Write a pile of letters of recommendation. Write birthday cards and thank you notes. Lots and lots of thank you notes
Keep up with all the news and how it impacts the community: read newspapers, blogs, magazines and keep up with the latest in theology in biblical commentaries, books, and scholarly journals.
Dream about the future of the congregation: What is possible for us? Where is God leading us?
Know who is in the hospital . Even when no one tells you.
Know who is in the hospital . Even when no one tells you.
Visit with people in Nursing Homes and hospitals, knowing at times that you are the only visitor they will see.
Tend the headaches created by the previous pastor; create headaches for the next pastor.
Makes jokes to reassure the bride and groom who just saw their unity candle go out right after they lit it.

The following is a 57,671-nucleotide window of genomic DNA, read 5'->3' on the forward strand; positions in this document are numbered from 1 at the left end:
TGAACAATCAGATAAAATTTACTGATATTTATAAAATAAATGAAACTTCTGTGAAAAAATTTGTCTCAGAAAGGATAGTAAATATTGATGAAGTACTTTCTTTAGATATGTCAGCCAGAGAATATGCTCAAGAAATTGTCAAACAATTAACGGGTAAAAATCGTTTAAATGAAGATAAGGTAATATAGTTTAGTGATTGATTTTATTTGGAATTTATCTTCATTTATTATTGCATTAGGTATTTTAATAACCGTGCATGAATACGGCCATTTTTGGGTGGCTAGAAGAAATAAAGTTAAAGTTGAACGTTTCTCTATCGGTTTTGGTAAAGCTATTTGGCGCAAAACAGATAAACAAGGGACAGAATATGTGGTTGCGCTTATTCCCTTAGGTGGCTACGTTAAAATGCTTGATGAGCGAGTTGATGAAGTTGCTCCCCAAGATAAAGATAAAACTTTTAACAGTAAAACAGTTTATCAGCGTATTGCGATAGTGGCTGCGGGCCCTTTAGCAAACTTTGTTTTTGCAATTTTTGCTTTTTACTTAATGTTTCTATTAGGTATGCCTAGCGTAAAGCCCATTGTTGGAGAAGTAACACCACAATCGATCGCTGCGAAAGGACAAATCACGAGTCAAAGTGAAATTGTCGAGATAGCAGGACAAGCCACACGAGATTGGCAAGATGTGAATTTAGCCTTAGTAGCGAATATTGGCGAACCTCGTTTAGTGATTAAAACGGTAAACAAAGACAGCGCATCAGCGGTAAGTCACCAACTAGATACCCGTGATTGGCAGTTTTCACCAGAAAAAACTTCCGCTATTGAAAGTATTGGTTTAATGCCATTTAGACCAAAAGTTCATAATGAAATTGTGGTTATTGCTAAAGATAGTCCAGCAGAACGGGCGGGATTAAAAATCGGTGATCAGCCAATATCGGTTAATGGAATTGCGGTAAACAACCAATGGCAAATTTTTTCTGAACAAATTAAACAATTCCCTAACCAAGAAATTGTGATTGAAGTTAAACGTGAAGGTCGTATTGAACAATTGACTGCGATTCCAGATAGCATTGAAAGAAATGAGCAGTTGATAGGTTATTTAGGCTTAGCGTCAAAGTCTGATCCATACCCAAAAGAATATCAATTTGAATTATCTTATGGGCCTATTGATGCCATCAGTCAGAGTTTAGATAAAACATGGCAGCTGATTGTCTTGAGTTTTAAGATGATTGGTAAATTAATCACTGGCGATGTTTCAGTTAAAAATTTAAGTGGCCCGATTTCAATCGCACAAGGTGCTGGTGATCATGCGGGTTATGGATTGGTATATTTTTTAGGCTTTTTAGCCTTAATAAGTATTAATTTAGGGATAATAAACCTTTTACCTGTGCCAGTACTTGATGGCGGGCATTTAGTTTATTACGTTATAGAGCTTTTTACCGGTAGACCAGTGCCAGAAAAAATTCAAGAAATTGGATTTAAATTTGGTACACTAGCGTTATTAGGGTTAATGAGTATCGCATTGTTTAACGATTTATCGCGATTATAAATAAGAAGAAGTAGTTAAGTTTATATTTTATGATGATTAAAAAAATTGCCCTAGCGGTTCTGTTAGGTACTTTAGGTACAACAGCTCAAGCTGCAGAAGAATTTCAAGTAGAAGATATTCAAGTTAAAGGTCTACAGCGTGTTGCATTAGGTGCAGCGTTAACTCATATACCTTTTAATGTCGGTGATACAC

Fold chairs. Move tables.
Choose hymns for worship – Hymns that are contemporary, but not new; hymns that everyone knows but that aren’t the same hymns we always sing.
Study the Bible. Read the Bible. Pray the Bible.
Does Paperwork! Write reports to Council, write reports to the synod, write proposals for committees, reports to the congregation …
Hear Confession- sometimes formally and ritually, sometimes informally over coffee or a beer.
Go to an endless stream of meetings:
Prepare sermons for Sundays, weddings and funerals. Practice your sermon so you sound like you know what you’re talking about.
Communicate: through newsletters, bulletins, facebook, telephone, email, face to face visits, twitter, and another means possible.
Teach. About theology, about church life, about social issues.
Participate in churchwide ELCA and the synod.
Discard the day’s plan in order to respond to emergencies.
Love the people. Love the people. Love the people.
This is a pretty honest look at what a Pastor can do, could be the answer I give my son on any given day about what his dad does. When I think if some of the best pastors I know, they do these things, and they do them well.